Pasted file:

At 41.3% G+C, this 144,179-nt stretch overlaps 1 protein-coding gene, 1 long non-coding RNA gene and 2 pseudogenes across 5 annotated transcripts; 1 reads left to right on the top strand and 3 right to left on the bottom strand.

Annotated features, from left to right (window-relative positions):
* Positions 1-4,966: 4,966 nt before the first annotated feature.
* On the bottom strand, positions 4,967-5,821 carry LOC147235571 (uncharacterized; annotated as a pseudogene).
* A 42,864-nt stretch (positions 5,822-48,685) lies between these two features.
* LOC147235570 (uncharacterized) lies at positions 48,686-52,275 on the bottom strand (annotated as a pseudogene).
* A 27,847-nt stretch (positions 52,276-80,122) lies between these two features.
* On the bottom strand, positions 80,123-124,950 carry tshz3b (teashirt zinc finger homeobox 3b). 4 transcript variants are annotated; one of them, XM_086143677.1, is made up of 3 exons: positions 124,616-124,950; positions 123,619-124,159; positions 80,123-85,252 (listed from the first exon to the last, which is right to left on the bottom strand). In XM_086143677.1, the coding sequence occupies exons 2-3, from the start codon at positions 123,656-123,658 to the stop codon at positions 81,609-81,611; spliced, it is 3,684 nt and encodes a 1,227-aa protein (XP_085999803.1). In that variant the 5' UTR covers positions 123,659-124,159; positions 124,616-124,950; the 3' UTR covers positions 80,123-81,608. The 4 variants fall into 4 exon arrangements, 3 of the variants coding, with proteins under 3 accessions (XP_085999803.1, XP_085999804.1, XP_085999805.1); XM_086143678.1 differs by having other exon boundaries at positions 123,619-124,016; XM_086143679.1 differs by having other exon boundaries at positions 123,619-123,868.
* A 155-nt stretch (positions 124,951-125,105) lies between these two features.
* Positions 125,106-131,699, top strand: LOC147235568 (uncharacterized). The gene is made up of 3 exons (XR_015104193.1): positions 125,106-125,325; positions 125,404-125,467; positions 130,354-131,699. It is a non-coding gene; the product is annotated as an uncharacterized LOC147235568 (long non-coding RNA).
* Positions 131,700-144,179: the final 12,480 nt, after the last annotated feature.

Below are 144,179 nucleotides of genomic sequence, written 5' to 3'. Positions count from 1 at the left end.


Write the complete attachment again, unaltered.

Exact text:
At 41.3% G+C, this 144,179-nt stretch overlaps 1 protein-coding gene, 1 long non-coding RNA gene and 2 pseudogenes across 5 annotated transcripts; 1 reads left to right on the top strand and 3 right to left on the bottom strand.

Annotated features, from left to right (window-relative positions):
* Positions 1-4,966: 4,966 nt before the first annotated feature.
* On the bottom strand, positions 4,967-5,821 carry LOC147235571 (uncharacterized; annotated as a pseudogene).
* A 42,864-nt stretch (positions 5,822-48,685) lies between these two features.
* LOC147235570 (uncharacterized) lies at positions 48,686-52,275 on the bottom strand (annotated as a pseudogene).
* A 27,847-nt stretch (positions 52,276-80,122) lies between these two features.
* On the bottom strand, positions 80,123-124,950 carry tshz3b (teashirt zinc finger homeobox 3b). 4 transcript variants are annotated; one of them, XM_086143677.1, is made up of 3 exons: positions 124,616-124,950; positions 123,619-124,159; positions 80,123-85,252 (listed from the first exon to the last, which is right to left on the bottom strand). In XM_086143677.1, the coding sequence occupies exons 2-3, from the start codon at positions 123,656-123,658 to the stop codon at positions 81,609-81,611; spliced, it is 3,684 nt and encodes a 1,227-aa protein (XP_085999803.1). In that variant the 5' UTR covers positions 123,659-124,159; positions 124,616-124,950; the 3' UTR covers positions 80,123-81,608. The 4 variants fall into 4 exon arrangements, 3 of the variants coding, with proteins under 3 accessions (XP_085999803.1, XP_085999804.1, XP_085999805.1); XM_086143678.1 differs by having other exon boundaries at positions 123,619-124,016; XM_086143679.1 differs by having other exon boundaries at positions 123,619-123,868.
* A 155-nt stretch (positions 124,951-125,105) lies between these two features.
* Positions 125,106-131,699, top strand: LOC147235568 (uncharacterized). The gene is made up of 3 exons (XR_015104193.1): positions 125,106-125,325; positions 125,404-125,467; positions 130,354-131,699. It is a non-coding gene; the product is annotated as an uncharacterized LOC147235568 (long non-coding RNA).
* Positions 131,700-144,179: the final 12,480 nt, after the last annotated feature.

Below are 144,179 nucleotides of genomic sequence, written 5' to 3'. Positions count from 1 at the left end.